A packet with a ttl of 0 is called a *zero-length* packet. When a router receives a packet with a TTL of 0, it silently discards the packet. This behavior is not described in the RFCs that define the TTL field, and is not recommended. Discarding packets with low TTL values can cause problems for networks because it can lead to missed opportunities to send messages or data packets.
- When a router receives a packet with a TTL of 0, the router discards the packet and sends an ICMP message to the sender.
- The ICMP message informs the sender that the packet was not delivered because the TTL expired.
- The sender can then take appropriate action, such as resetting the timer on the packet or increasing the TTL.
- Routers use TTL to prevent packets from being forwarded indefinitely and causing network congestion.
The TTL is a value that is part of the IP header. It tells the router how many hops a packet has traveled before it reaches its destination
The ttl field in an IP header represents the time to live (TTL) of a packet. The TTL is a number that is decremented by one each time the packet is forwarded. When the TTL reaches zero, the packet is destroyed.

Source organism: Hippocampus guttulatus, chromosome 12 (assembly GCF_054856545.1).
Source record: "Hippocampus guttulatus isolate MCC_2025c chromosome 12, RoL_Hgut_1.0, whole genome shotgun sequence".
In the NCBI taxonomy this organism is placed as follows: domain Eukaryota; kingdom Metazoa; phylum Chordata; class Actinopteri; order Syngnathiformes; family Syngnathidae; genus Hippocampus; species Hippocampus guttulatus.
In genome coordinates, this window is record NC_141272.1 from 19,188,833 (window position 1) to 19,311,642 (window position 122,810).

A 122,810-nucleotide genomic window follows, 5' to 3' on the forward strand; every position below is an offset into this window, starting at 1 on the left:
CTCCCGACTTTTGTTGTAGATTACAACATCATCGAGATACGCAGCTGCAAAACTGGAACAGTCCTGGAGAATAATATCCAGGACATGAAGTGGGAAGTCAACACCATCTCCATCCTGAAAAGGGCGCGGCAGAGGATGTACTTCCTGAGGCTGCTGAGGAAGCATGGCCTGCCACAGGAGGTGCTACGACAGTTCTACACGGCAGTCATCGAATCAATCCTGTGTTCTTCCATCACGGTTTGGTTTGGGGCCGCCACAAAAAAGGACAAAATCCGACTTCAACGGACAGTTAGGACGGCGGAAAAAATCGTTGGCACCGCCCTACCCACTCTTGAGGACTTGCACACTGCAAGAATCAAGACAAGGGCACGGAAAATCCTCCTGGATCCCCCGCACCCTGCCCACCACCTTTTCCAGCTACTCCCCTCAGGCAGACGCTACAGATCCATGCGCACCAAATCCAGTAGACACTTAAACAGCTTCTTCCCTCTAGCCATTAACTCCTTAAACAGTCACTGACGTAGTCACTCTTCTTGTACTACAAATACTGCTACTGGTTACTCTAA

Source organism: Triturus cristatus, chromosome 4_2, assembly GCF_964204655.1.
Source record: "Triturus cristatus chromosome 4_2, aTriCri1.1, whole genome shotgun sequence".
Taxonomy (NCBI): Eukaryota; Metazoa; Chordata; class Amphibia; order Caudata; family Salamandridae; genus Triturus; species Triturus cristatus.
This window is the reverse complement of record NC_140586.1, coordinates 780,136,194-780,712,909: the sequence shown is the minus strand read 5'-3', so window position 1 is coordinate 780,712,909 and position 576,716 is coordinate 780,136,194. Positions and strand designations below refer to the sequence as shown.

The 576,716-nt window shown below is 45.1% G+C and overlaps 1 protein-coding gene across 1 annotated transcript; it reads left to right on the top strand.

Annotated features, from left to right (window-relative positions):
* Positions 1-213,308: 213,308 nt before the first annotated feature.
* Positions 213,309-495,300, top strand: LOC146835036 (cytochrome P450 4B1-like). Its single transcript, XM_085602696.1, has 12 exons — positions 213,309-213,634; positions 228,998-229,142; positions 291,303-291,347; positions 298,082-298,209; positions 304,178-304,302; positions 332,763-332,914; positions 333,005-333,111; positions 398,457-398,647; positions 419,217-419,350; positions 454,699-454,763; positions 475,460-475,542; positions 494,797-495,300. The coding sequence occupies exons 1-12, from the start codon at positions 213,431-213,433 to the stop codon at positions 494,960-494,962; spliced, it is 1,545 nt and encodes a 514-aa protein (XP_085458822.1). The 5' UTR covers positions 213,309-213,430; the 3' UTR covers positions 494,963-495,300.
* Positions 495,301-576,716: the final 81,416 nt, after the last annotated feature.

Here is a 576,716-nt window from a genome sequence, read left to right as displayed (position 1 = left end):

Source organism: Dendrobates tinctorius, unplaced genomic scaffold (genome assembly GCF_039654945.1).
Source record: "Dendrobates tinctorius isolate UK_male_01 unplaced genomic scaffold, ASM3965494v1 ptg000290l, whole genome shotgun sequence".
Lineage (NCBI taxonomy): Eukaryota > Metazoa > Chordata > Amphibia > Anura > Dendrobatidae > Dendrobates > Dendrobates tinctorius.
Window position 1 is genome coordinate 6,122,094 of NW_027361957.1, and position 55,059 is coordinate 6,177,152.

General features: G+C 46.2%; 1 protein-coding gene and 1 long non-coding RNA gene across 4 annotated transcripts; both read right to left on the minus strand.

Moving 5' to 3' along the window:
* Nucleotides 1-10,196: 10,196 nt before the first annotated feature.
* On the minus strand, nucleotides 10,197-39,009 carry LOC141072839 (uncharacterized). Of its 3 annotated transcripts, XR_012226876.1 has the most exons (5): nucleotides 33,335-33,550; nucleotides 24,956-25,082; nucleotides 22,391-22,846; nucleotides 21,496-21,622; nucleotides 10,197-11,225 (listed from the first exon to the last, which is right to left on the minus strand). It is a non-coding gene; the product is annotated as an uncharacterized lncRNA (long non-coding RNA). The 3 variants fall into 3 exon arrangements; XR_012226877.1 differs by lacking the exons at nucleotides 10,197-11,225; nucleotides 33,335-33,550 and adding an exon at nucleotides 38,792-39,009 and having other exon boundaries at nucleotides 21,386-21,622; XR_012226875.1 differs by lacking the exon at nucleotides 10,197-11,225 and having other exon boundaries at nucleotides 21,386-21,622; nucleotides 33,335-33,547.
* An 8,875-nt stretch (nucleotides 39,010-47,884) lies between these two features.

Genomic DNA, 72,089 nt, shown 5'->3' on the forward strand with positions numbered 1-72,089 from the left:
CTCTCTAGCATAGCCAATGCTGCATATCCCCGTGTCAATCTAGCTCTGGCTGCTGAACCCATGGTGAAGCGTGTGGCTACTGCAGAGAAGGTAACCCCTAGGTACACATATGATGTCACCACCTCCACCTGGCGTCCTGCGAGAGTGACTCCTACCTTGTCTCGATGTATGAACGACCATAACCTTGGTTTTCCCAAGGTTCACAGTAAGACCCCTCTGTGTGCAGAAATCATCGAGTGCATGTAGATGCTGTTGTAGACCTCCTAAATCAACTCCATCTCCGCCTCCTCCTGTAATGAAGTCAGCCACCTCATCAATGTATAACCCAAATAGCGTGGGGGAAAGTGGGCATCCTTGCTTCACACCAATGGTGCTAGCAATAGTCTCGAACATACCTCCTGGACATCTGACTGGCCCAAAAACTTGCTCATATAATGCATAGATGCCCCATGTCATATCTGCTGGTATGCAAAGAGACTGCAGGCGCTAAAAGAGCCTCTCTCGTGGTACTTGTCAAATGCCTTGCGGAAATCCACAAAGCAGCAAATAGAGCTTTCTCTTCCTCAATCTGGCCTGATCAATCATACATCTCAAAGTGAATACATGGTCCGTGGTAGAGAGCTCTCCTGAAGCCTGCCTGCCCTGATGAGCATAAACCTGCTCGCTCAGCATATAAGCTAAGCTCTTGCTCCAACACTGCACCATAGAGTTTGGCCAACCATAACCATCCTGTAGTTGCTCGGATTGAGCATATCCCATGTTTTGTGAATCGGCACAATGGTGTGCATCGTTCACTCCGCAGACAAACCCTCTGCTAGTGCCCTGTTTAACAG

The zero-length packet can be ignored. If the packet is not completely ignored, then the router adds it to the queue.
This is because the router will never forward the packet because it knows that the packet’s TTL value will never reach the destination. The packet will therefore be discarded.
The packet will be dropped if it is received at an IP address that is not on the network or if the destination is unreachable (because of a link failure, for example).
If the host is sending packets with a TTL == 0, then the host can send many packets without getting the error message “destination unreachable” or “packet too big”.
If the TTL is zero, the host may send data over the network but it will be dropped once it reaches the destination.
A router receiving a packet with TTL of 0 will discard the packet and send an ICMP message back to the sender. This is done to protect the network from unnecessary traffic and to prevent packets from traveling too far. It is important to remember this when creating your packets, as incorrect settings can cause problems for the network.